- Gasoline stations could come under pressure this Labor Day weekend as Americans take to the road amid lingering refinery outages following Harvey.
- There were signs of panic buying at gas stations in Dallas, potentially leading to a self-fulfilling prophecy of shortages. Texas Gov. Greg Abbott advised people, "We will not run out."
- Analysts said gasoline prices were likely to rise to a national average of $2.60 to $2.80.
U.S. gas stations may come under stress this Labor Day weekend as the lingering effects of Hurricane Harvey snarl the supply chain that moves fuel from refineries to the retail locations where Americans fill up their tanks.
Panic buying in some areas was exacerbating the supply crunch. Long lines have already formed at stations in the Dallas-Fort Worth area as Texans took preventative measures ahead of the Labor Day weekend, local news reported.
Texas Gov. Greg Abbott tried to calm nerves on Friday, saying at a news conference, "There's plenty of gasoline in the state of Texas," Reuters reported. "Don't worry. We will not run out."
On the other end of the supply chain are the refineries that produce gasoline and other fuels. Flooding from Harvey knocked out 20 to 25 percent of U.S. refining capacity, leaving some pipelines starved of fuel.
Abbott said the state had worked with refiners in Louisiana, Oklahoma and other states to send additional supply ahead of the Labor Day weekend.
On Friday, trucks were lined up outside fuel terminals, hoping to haul away gasoline and diesel to restock depleted tanks at convenience stores and truck stops, according to the head of a distribution company.
Harvey Steinhagen, president and CEO of PetroTexFuels, said lines of trucks formed around midday at Beaumont, Texas, terminals operated by Motiva. There was a similar scene at the Delek terminal in Tyler, Texas, east of Dallas earlier on Friday, he said.
Usually, once terminals run out of their fuel supply, trucks that don't get their fill will head back to headquarters or seek fuel at other terminals, Steinhagen told CNBC. He anticipated that could happen on Friday.
Delek has seen increased demand from its regular customers as well as distributors who are looking for fuel that wasn't available at terminals further south, said Keith Johnson, vice president of investor relations at Delek. While he couldn't identify specific products that had run out at Delek terminals, he said it's possible that has occurred.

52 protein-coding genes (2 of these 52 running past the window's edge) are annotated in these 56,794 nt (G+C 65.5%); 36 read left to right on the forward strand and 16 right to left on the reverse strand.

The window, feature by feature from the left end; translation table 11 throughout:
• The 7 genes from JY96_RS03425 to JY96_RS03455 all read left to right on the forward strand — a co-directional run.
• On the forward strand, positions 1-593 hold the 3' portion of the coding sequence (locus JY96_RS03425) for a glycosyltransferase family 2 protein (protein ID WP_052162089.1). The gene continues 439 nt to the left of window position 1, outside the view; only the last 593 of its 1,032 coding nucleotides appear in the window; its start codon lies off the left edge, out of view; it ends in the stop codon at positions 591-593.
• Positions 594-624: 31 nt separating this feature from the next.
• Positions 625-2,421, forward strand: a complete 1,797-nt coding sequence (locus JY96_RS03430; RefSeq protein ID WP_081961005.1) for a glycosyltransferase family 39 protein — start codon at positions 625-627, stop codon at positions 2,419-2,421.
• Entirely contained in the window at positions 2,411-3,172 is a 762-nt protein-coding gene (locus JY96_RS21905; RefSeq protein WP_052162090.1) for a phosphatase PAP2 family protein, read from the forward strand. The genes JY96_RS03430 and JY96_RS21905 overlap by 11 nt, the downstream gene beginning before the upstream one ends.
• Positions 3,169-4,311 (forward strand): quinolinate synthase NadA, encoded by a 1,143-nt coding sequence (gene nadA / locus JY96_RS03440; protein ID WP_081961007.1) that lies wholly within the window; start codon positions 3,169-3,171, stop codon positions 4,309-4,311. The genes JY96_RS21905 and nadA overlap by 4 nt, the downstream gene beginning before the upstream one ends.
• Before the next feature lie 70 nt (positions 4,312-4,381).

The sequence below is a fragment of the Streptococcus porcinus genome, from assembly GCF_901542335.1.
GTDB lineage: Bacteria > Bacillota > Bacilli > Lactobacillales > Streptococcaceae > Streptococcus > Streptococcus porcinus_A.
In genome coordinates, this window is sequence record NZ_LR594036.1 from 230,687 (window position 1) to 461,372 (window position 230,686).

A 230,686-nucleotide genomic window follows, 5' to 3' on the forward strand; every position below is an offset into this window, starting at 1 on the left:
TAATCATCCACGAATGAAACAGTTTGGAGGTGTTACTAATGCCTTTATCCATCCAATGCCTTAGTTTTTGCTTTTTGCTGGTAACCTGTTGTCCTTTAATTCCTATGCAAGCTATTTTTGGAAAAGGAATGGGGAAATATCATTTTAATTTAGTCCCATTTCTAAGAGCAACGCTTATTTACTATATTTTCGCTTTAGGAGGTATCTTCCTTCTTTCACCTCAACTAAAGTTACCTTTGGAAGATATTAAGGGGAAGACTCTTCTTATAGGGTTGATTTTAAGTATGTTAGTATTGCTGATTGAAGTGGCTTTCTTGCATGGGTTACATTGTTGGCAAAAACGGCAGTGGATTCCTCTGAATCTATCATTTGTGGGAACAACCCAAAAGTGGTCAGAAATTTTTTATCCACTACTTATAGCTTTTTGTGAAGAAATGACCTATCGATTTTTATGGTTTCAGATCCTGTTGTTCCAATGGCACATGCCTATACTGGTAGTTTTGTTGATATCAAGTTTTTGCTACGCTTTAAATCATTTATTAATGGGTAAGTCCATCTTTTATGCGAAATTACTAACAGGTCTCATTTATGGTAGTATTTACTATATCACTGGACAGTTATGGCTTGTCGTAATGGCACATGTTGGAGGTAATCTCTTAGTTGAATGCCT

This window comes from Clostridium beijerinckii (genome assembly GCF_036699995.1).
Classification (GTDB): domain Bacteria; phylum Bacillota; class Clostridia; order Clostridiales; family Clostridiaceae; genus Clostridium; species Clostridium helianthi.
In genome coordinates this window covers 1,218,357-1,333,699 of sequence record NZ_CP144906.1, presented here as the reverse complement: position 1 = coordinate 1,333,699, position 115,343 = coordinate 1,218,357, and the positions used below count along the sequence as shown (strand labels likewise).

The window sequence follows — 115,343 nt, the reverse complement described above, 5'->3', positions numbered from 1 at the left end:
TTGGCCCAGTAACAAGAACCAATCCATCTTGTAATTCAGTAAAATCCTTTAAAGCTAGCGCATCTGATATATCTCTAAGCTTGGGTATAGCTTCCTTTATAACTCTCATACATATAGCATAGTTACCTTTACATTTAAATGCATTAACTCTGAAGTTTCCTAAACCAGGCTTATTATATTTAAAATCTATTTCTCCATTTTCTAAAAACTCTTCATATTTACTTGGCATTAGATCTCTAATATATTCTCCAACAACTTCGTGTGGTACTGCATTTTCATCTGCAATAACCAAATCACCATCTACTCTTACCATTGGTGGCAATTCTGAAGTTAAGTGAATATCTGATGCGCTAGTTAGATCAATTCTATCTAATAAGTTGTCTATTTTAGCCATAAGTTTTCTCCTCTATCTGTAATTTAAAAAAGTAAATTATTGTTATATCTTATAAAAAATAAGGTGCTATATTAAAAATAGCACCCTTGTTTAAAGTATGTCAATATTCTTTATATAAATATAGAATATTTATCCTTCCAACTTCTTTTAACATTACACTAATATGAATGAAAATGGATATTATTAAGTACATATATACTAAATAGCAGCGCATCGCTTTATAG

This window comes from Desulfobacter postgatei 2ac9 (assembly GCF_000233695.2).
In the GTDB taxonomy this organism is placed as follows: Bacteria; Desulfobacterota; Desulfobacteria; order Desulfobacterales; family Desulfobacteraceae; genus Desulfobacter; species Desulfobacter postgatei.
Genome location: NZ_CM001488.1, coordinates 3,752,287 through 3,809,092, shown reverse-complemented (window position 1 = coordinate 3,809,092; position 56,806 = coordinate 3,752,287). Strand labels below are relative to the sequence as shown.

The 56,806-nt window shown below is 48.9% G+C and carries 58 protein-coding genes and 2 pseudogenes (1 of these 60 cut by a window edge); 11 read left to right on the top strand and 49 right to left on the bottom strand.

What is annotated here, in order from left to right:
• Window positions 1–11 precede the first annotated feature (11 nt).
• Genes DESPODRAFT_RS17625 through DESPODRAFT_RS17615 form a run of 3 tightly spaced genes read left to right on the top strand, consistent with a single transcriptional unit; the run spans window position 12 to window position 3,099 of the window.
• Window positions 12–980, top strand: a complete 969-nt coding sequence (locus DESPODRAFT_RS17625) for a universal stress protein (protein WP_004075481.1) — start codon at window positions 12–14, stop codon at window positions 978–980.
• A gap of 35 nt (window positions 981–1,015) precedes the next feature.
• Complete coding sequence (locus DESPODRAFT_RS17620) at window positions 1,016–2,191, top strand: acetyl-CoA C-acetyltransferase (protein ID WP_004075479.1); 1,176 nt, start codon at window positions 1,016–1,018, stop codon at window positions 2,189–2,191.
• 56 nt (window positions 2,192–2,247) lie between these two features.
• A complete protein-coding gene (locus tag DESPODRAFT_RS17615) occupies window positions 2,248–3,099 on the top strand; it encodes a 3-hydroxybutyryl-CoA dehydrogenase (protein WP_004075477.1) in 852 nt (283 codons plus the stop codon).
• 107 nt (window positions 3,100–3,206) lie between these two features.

"We're working to try to replenish as fast as we can if that has occurred," he told CNBC.
Motiva did not immediately return inquiries about conditions at terminals.
Steinhagen said by early Friday morning, underground inventories at PetroTexFuel's company-owned and operated stores in southeast Texas were running dry.
"By Monday, Texas will be in crisis for petroleum fuel," he said. "I am not a crisis man, but with the refineries down, power outages, roads flooded and pumps underwater this is a crisis."
Analysts told CNBC that national average gasoline prices are likely to tick up to a range of $2.60 to $2.80 a gallon. The average was $2.519 on Friday, according to AAA.
The effect is likely to be felt beyond Texas as outages in the Port Arthur and Beaumont, Texas, hub — home to about 8 percent of U.S. refining capacity — prevent fuel from flowing to other states, said Andy Lipow, president of Lipow Oil Associates.
"It's definitely going to be tight, so we're all waiting to see how much of the refinery capacity gets online," he said. "You take out a third of the refining capacity for a while, it's going to be dire."
Corpus Christi, Texas, refiners were in good shape, and Texas City facilities were up and running, he noted. The critical Colonial Pipeline, which moves gasoline and other fuel from Texas to the East Coast, is trying to restore a partial outage by Sunday, while Magellan Midstream Partners aimed to get pipelines that bring crude oil from western Texas to the Gulf Coast running by late Friday or early Saturday, Reuters reported.
That said, supply shortages could manifest as a sort of self-fulfilling prophecy. A shortage can materialize if worried drivers continually refill partially full tanks fearing gas pumps will run dry, leading to an actual shortage, Lipow explained.
"The system is not set up for everybody to be riding around with a full tank of gas, and we have a high percentage of people who are filling up their tanks. That means there are more people who have less fuel available," Jeff Lenard, vice president of strategic industry initiatives at the National Association of Convenience Stores, told CNBC's "Power Lunch" on Friday.
John Kilduff, founding partner at energy hedge fund Again Capital, on Friday stressed that the United States has gasoline inventories above average.
"There's enough gasoline. You may not like the prices you're paying for it, but there's no reason for any kind of panic to ensue," he told CNBC's "Worldwide Exchange." "Yesterday in Dallas was just a ridiculous situation. You saw the downside of social media, where people thought they were running out of gasoline."
The eastern United States is likely to feel the biggest impact, according to Tom Kloza, global head of energy analysis at Oil Price Information Service. Something on the order of 40 percent of capacity that serves Americans east of the Rockies has been affected.
"This is an unprecedented event, and it's got some unknown outcomes," he told CNBC's "Fast Money: Halftime Report" on Thursday.
— Reuters contributed to this report.